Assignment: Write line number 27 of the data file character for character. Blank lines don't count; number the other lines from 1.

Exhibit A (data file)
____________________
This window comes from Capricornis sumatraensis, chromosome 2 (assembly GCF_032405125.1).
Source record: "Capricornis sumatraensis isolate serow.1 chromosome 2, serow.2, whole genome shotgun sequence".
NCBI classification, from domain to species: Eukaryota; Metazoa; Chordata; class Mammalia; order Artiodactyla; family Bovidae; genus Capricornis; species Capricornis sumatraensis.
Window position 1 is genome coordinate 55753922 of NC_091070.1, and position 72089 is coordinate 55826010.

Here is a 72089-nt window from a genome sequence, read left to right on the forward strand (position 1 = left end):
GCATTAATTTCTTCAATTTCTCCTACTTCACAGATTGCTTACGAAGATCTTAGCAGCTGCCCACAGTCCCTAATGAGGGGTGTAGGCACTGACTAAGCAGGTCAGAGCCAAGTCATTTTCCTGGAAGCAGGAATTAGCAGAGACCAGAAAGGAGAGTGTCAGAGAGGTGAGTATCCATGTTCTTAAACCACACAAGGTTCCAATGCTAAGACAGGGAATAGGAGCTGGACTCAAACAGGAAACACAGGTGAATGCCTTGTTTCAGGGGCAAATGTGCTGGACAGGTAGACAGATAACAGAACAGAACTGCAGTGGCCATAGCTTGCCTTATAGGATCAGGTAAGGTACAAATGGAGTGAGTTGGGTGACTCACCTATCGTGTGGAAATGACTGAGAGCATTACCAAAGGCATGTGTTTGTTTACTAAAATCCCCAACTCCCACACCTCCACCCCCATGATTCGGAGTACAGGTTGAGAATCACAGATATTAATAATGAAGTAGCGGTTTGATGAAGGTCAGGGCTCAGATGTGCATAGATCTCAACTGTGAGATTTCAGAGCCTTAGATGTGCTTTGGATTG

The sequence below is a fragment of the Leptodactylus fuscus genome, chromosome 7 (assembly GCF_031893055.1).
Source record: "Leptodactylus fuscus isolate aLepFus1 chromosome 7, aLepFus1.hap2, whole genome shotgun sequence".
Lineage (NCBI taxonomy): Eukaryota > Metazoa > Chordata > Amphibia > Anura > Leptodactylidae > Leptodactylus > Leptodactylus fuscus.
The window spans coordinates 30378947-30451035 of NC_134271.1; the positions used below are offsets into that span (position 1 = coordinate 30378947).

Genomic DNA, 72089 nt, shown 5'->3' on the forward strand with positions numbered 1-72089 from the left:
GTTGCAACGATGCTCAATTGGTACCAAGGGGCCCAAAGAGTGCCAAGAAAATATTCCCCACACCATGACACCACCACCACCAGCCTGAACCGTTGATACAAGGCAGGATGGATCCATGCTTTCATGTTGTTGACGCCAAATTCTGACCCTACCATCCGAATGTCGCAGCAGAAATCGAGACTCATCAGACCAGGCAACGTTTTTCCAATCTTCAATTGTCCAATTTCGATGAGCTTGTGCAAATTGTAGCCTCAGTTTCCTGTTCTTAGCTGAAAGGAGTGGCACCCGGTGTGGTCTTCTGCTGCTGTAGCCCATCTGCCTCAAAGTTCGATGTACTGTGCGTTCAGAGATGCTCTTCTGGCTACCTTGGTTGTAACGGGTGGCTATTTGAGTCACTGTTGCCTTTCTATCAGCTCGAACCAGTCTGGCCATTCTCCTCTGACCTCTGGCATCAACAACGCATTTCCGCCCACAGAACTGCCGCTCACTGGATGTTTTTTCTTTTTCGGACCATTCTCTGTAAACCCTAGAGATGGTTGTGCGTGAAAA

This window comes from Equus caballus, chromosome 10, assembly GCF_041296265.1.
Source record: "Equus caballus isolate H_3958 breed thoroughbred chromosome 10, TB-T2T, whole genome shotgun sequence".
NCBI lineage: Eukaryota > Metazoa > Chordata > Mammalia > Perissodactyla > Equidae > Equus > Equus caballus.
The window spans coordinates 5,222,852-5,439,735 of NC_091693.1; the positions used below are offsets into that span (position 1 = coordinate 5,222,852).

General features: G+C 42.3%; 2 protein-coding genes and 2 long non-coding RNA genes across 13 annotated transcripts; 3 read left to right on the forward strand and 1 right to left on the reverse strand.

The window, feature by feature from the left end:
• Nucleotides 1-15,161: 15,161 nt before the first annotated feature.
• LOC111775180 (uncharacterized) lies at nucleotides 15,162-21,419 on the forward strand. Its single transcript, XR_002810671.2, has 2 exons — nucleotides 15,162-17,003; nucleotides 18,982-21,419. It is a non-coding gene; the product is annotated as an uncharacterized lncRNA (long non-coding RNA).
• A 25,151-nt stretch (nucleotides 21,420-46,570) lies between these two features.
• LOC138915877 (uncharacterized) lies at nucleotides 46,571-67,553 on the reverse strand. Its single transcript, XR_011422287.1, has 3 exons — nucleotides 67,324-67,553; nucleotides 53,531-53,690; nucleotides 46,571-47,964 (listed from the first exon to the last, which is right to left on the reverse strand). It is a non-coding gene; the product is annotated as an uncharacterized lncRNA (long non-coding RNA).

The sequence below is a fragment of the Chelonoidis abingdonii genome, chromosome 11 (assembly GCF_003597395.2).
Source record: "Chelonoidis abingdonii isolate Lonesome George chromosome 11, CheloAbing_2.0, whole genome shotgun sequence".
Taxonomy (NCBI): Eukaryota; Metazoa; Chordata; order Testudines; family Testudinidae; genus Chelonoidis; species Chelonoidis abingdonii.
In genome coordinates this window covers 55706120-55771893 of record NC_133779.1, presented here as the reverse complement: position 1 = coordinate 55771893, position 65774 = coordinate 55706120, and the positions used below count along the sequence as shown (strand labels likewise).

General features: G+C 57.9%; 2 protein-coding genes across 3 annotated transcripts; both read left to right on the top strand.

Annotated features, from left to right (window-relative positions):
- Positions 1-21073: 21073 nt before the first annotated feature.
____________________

General features: G+C 57.9%; 2 protein-coding genes across 3 annotated transcripts; both read left to right on the top strand.